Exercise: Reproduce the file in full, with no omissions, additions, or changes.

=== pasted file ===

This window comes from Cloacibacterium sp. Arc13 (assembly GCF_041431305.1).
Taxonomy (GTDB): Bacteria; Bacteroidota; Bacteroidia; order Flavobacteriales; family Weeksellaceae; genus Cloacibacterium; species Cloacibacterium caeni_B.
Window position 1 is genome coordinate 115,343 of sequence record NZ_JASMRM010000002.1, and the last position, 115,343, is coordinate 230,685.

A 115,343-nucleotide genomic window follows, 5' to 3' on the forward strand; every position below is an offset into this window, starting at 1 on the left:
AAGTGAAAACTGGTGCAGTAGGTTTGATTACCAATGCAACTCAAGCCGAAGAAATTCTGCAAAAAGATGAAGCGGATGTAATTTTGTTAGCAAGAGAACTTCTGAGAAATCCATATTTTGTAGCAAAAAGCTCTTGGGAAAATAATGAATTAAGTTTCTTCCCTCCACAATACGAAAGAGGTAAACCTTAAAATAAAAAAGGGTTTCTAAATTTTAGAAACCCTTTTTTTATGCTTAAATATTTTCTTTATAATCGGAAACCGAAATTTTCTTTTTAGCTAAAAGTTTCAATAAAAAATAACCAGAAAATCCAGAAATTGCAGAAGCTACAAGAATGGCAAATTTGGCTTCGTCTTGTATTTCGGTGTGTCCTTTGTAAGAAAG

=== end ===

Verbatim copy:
This window comes from Cloacibacterium sp. Arc13 (assembly GCF_041431305.1).
Taxonomy (GTDB): Bacteria; Bacteroidota; Bacteroidia; order Flavobacteriales; family Weeksellaceae; genus Cloacibacterium; species Cloacibacterium caeni_B.
Window position 1 is genome coordinate 115,343 of sequence record NZ_JASMRM010000002.1, and the last position, 115,343, is coordinate 230,685.

A 115,343-nucleotide genomic window follows, 5' to 3' on the forward strand; every position below is an offset into this window, starting at 1 on the left:
AAGTGAAAACTGGTGCAGTAGGTTTGATTACCAATGCAACTCAAGCCGAAGAAATTCTGCAAAAAGATGAAGCGGATGTAATTTTGTTAGCAAGAGAACTTCTGAGAAATCCATATTTTGTAGCAAAAAGCTCTTGGGAAAATAATGAATTAAGTTTCTTCCCTCCACAATACGAAAGAGGTAAACCTTAAAATAAAAAAGGGTTTCTAAATTTTAGAAACCCTTTTTTTATGCTTAAATATTTTCTTTATAATCGGAAACCGAAATTTTCTTTTTAGCTAAAAGTTTCAATAAAAAATAACCAGAAAATCCAGAAATTGCAGAAGCTACAAGAATGGCAAATTTGGCTTCGTCTTGTATTTCGGTGTGTCCTTTGTAAGAAAG